You aren't the last word on a subject, the great oracle who knows all, but a discussion-starter, a thought-instigator. You are a tour guide, an educated listener who steers your reader to a particular unseen back alley of music and says, "Here's why you should pay attention to this." Strive to educate, illuminate, and entertain. Put your subject in context, describe the music without resorting to jargon, strive to be nuanced rather than snarky, and never, ever use the word "seminal."


JOHAN KUGELBERG (writer and curator of 20th century pop culture; author The Velvet Underground -- New York Art and Born in the Bronx -- A Visual Record of the Early Days of Hip Hop)

Our old pals Raoul Vaneigem and Guy Debord would often in mid-pontification, take a little break, slurp a bit of calvados, and state with a calm and clear voice that information and communication don't necessarily correspond: that the nature of informing only goes in one direction, and that even as the attempt is to inform, one has to do that through the guise of communication.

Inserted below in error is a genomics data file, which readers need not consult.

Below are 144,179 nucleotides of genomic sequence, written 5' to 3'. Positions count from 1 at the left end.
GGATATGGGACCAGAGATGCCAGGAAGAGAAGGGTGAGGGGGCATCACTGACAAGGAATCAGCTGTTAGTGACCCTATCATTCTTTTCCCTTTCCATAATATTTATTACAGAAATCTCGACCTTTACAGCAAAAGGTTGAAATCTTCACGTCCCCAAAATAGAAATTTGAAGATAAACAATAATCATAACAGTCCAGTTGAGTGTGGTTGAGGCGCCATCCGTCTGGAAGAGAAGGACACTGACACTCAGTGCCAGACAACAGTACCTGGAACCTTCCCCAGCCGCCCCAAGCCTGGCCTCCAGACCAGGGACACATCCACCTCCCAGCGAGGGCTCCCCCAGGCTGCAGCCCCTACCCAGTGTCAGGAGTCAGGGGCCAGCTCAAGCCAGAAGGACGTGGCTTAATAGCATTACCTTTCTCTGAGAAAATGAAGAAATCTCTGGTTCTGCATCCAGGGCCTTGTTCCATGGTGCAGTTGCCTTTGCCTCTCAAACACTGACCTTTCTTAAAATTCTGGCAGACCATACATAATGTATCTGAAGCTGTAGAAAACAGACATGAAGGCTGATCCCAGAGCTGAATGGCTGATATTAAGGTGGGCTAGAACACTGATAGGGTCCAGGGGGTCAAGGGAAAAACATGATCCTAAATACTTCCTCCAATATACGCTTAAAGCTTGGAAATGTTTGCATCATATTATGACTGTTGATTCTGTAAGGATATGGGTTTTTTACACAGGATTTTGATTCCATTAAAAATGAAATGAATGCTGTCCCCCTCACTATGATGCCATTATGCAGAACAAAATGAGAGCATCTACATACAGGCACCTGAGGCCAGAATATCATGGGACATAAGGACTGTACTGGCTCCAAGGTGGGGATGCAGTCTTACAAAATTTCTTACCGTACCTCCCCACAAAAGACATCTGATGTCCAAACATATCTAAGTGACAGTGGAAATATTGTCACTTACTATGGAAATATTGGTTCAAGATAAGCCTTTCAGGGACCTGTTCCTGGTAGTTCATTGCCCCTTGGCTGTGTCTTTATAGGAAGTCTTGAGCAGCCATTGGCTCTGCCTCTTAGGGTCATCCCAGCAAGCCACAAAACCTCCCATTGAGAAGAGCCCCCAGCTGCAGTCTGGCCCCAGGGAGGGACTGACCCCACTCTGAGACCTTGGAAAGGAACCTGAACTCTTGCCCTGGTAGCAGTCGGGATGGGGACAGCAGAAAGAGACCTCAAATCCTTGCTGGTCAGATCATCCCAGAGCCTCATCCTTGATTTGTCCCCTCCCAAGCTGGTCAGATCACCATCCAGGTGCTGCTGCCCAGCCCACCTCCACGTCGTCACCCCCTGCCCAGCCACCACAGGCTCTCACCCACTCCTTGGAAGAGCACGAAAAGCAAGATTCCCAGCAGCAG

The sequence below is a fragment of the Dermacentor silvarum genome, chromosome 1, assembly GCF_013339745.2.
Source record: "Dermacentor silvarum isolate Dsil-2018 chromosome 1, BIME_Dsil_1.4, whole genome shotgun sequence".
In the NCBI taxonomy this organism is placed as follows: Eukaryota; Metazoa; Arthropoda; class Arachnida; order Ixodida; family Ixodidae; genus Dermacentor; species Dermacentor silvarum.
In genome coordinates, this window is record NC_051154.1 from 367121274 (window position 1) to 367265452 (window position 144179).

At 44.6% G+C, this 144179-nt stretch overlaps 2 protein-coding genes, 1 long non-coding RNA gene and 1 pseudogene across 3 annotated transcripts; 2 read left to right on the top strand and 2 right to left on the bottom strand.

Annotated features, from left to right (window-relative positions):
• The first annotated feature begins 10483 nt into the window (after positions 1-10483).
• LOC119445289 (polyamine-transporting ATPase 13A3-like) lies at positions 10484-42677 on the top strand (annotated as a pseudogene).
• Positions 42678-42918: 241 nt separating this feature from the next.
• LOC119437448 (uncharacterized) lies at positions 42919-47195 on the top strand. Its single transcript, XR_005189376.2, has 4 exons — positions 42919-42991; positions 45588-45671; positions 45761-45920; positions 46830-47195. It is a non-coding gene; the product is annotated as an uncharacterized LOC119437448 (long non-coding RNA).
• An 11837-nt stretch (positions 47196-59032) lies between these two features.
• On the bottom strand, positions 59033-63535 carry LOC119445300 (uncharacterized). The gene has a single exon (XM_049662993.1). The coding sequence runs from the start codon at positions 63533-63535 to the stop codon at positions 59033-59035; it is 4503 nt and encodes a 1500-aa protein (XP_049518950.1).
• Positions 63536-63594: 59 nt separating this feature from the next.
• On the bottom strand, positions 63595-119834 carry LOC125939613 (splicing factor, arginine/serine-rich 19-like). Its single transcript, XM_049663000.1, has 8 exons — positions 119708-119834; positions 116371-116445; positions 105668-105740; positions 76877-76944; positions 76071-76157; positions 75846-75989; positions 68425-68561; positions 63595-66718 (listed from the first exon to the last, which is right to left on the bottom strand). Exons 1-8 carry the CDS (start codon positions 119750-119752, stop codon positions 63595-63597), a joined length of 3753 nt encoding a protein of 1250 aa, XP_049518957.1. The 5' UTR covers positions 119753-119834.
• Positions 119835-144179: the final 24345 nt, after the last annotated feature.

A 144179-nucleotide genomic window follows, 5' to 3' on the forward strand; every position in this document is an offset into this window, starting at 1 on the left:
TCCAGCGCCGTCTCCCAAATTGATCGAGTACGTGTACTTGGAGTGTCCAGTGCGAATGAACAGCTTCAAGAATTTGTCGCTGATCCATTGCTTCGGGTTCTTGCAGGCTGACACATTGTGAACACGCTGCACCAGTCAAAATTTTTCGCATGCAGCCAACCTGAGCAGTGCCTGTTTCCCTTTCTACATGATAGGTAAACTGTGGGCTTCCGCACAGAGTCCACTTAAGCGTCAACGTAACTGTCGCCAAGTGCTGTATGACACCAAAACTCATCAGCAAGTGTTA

So it that it? The snarky comments on your music blog is how your (no doubt) insightful text about the merits of "Psychotic Reaction" vis-a-vis "Carburator Dung" grows in scope and scale as the snark actually adds to the level of meaning of the original text? I think "Fuck No" is the correct response.

Music writing ultimately is about shared enthusiasm, one would hope. Fear in my heart has my nostrils flare (and my flares nostril!) as the current Heineken advertising campaign states "Don't Listen to Critics: Be the Critic", which as far as quality music writing goes makes me think of how blogging and snarking and waxidermying is the bane of enthusiasm, replacing it with the nasty solipsistic crapulence of connoisseurship. The idea that your choices, your taste adds meaning to your life, and that such imposition of will towards others will not only make you feel better about yourself, but also means that when you die, God and his pals are going to await you on the other side of the pearly gates holding up score cards "5.9, 6.1, 6.0", Olympic ice skating-style, identifying just how goddamn cool and edgy and hep your cultural consumption-choices were, infusing the notion of preferring Television over Dire Straits and Burning Red Ivanhoe over Gasolin' actually is significant in our smelly old world where what once was directly lived now has receded into a representation.